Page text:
April 25, 2024

5 questions with incoming Provost and Vice-President (Academic) Sandra Davidson

Current dean of the Faculty of Nursing set to begin her new role July 1
Sandra Davidson
Sandra Davidson

As she steps into her new role as provost and vice-president (academic) at the University of Calgary, moving on from a successful and highly impactful five-year-plus run as dean of the Faculty of Nursing, Dr. Sandra Davidson is feeling both reflective about where she’s been and enthusiastic about the great possibilities that lay ahead. 

After a 30-year career that has seen her serve in a wide range of academic and health-care environments — from universities to the private, for-profit and public, not-for-profit sectors — she’s eager to bring her community-engaged leadership style and passion for creative innovation and entrepreneurial spirit to the greater campus community. 

In advance of July 2024, when she begins her five-year appointment as provost and vice-president (academic) — following in the impressive and accomplished footsteps of Dr. Penny Werthner, who is stepping down from the position — we sat down with Davidson to discuss her vision for the role. (Presented in a Q-and-A format, Davidson’s answers are edited for space). 

Q: Congratulations on your new role, Dr. Davidson. What are your thoughts and feelings as you step into this important position at UCalgary as provost and vice-president (academic)?

A: In a sense it feels like a natural progression, moving into a higher level of leadership where one can make a wider impact. That’s really appealing. And, reflecting on it, I’ve worked in the field of nursing and health care for so long that, for me, in a funny way, the organization is almost like a patient I’m working with, striving for the best health. In this context that means working with the campus community to transform systems so that everybody can thrive. That’s really exciting to me. 

Q: What would you say is your leadership vision for this new role? 

A: It’s about taking on UCalgary’s ambitious Ahead of Tomorrow goals. But as I was talking to President McCauley about this role, it’s not just about what we said we would do and executing the plan. Rather, it’s about how we get there, and that’s what I’m most excited about. My style of leadership is very relational and person-centered. What I’ve done throughout my career is leverage the strength, ambition, and engagement of the people in my community to achieve great things, and that will be also my approach in this new role. 

Q: As you know, UCalgary prides itself on being Canada’s entrepreneurial university. What does that entrepreneurial spirit mean to you as you step into your new position? 

A: As dean of the Faculty of Nursing I’ve been very fond of saying, ‘We are the entrepreneurial nursing school at the entrepreneurial university.’ 

In my view, the spirit of entrepreneurship isn’t always about starting a business or an enterprise, or a new widget or technology that you put forward to make money. There’s also great value in the idea of social innovation and entrepreneurship. That could mean designing different systems that are more efficient, that make our organizations places where people can thrive and achieve their goals. It can be about putting processes and services in place that are innovative, that support students and researchers in new and different ways.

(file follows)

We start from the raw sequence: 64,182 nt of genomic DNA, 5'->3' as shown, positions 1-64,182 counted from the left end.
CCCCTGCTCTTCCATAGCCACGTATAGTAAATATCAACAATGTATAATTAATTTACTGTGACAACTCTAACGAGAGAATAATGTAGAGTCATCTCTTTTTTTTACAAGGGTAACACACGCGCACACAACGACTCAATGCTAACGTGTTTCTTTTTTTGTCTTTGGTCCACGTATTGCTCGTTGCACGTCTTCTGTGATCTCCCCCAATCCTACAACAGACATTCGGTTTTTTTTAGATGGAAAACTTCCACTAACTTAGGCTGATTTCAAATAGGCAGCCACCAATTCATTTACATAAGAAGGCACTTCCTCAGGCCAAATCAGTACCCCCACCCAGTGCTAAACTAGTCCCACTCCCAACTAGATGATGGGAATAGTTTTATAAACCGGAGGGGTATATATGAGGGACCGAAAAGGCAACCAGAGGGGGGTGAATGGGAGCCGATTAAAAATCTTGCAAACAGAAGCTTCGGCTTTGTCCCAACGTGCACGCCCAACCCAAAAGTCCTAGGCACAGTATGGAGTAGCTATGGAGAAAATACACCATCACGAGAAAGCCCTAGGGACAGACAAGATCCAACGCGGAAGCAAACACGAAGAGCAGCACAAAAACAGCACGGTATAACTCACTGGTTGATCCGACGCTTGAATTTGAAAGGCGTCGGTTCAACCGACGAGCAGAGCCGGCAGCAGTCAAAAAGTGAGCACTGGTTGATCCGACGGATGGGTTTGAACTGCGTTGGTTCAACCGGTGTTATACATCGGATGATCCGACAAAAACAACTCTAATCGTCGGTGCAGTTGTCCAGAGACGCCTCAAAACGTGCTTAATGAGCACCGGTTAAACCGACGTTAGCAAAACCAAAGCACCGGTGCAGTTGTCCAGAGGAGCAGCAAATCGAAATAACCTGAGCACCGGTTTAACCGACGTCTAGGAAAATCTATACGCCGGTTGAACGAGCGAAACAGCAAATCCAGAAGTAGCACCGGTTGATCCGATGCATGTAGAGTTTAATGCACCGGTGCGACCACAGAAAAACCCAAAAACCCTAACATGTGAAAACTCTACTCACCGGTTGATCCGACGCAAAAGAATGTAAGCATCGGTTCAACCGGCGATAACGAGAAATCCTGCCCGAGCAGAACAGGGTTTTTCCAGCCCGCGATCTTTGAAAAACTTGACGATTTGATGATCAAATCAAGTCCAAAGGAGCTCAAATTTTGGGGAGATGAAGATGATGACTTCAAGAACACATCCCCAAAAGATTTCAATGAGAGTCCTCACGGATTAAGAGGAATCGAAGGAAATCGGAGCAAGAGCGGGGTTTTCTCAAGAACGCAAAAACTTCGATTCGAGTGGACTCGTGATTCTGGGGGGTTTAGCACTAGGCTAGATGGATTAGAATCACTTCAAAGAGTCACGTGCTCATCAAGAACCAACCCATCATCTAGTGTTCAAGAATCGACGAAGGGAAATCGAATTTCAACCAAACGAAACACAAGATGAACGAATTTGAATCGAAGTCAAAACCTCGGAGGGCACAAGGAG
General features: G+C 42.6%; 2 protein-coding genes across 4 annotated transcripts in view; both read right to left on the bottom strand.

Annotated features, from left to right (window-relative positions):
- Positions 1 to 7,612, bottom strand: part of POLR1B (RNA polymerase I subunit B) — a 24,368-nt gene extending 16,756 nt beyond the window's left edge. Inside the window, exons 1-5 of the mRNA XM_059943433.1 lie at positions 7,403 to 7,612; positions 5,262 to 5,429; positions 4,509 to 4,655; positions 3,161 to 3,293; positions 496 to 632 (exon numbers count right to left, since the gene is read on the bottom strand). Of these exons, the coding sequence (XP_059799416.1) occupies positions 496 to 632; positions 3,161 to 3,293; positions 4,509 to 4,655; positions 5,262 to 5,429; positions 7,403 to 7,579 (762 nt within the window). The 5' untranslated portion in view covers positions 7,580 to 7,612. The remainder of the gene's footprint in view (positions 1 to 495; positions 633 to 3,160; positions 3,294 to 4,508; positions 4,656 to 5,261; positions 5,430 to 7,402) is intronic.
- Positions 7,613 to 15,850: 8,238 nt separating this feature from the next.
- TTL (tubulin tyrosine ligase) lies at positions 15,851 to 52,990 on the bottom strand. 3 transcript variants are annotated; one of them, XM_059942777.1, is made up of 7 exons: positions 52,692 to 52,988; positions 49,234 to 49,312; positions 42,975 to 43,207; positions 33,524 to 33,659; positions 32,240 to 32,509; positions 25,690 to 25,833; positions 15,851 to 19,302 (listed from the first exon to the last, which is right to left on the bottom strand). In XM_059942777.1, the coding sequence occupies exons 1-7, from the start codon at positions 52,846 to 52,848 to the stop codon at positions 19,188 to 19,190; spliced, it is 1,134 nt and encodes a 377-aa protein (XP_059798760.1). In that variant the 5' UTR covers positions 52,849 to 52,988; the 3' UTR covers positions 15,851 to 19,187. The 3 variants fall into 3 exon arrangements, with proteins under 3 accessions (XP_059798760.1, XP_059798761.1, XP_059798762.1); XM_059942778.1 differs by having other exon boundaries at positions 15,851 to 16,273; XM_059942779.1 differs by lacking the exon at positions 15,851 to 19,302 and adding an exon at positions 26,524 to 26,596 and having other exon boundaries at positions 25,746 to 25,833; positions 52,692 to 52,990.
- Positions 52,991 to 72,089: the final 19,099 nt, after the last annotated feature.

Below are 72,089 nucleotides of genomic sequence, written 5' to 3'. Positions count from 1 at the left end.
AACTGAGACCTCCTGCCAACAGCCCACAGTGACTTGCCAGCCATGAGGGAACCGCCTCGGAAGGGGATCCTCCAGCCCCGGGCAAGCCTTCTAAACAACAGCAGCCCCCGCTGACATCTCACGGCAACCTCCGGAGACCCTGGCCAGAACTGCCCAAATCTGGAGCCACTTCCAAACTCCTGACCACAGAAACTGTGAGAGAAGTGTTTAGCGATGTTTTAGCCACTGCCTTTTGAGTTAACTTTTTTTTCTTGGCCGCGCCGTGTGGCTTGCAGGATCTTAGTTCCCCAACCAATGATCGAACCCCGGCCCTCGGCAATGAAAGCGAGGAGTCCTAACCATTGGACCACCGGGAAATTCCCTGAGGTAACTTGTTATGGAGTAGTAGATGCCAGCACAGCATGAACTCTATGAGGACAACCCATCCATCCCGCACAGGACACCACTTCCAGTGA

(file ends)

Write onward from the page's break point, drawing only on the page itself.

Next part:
We all benefit from that collectively. I see the value in emphasizing more of an ‘intrapreneurship.’

Q: As dean of the Faculty of Nursing you made a huge impact. Graduate enrolment doubled, including the development and launch of eight graduate certificates. Last year the faculty launched a Doctor of Nursing (DN) program, the second of its kind in Canada. And you championed the development of rural/remote community and Indigenous community pathways in the undergraduate nursing program, which allowed students to remain in their home communities while studying to be nurses. As you step away from your role in the Faculty of Nursing, what are you proudest of?

A: I'm proudest of the culture that we fostered in the faculty and the team that we created. There’s a sense of collective engagement where everybody is growing in the same direction, and everybody feels supported. It's bittersweet for me, because I'm moving into a different role, but I know the people in the faculty are going to continue to do great things. I’ll be proud to watch them take the Faculty of Nursing to the next level. 

Q: What, to you, is the most exciting or inspiring thing about being at the University of Calgary?

A: It’s the same thing that drew me here six years ago. It's a place of possibility. The City of Calgary itself is a can-do city, an entrepreneurial city, just as we’re an entrepreneurial university. Where other post-secondaries might say, ‘Oh, we can’t do that,’ the mantra here tends to be, ‘How might we do that,’ or ‘Why can’t we?’ We ask different questions that lead to different outcomes. I’ve always found that very inspiring. 

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